Despite mortgage rates dropping to the lowest they have been in several decades, the mortgage refinance rate has fallen considerably as well. The rough economy is proving to be an insurmountable hurdle for the housing market.
This week, according to Freddie Mac the average 30-year fixed mortgage rate fell from 4.22 percent to 4.12 percent, the lowest recorded level since 1971. That year saw a raise at the end of a 20-year stint, meaning the last time rates were cheaper was in 1951. Nevertheless, mortgage applications still saw a decrease of 4.9 percent from a week earlier. Refinancing took a dip for the third straight week despite record-low interest rates.
There are a few reasons why most Americans can’t take advantage of these unprecedented rates to refinance or buy a home.
The depressed home market is in way too much trouble for anyone to expect that record-low rates will get us out of this bind. For a year now the average rate on a 30-year fixed mortgage has been below five percent for every week except two.
“Heading into the Labor Day weekend, the 30-year rate was at its second lowest level in the history of our survey and the 15-year rate marked a new low in our survey,” said Mike Fratantoni, MBA’s vice president of research and economics.
Meanwhile, five years ago the market was booming and the average 30-year fixed rate was near 6.5 percent.
The amount of refinance applications has dropped by more than 35 percent year over year, and purchase applications are stagnant at extremely low levels, comparable to those in 1996, Fratantoni said.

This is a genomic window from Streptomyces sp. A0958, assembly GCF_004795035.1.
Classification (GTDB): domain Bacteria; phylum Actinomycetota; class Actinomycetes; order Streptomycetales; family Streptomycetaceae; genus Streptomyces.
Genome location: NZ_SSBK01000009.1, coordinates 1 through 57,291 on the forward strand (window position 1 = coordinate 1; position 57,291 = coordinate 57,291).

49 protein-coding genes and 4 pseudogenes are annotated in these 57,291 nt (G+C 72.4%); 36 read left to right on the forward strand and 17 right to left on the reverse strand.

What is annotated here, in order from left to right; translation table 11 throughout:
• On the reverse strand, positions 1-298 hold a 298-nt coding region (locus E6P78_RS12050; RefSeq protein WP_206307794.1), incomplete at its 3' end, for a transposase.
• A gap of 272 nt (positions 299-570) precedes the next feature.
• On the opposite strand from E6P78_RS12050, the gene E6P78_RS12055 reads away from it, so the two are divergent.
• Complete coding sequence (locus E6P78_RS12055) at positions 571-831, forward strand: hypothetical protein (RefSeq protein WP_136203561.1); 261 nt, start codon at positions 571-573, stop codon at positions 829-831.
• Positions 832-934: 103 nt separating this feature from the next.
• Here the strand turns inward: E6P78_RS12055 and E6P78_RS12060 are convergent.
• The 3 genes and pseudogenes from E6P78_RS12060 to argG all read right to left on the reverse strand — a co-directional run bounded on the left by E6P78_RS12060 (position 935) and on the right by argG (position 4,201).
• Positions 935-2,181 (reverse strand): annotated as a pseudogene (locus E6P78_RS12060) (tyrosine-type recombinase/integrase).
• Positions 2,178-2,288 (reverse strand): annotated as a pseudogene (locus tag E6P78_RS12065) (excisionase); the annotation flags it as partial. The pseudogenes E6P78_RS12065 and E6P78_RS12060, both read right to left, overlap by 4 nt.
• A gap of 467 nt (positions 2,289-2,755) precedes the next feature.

As the housing market continues to decline, homeowners worry about what this can mean for their home.
It seems it is neither a buyer’s nor seller’s market as new home sales for this year are on track to be the lowest recorded in half a century. Re-sales don’t fare much better: they will be the worst in 14 years.
The problem is that too many Americans can’t take advantage of the phenomenal conditions for a buyer who’s looking atlow home prices and mortgage rates. Unemployment is still 9.1 percent, and most can’t think of buying a house.
Still others do not qualify for the lowest rates. Ever since subprime lending has shown its true colors, banks aren’t taking chances. They insist on credit scores of 700 and staggering 20 percent down payments for first-time buyers. If that eliminates one group of people, most repeat buyers don’t have enough equity in their homes for a new loan.
The numbers do not make the situation look any better. According to the Associated Press, only 40 percent of U.S. households have the necessary credit scores to get a prime mortgage rate, but the National Foundation for Credit Counseling reported that half of Americans are pessimistic if they’ll ever save enough money for a down payment so high.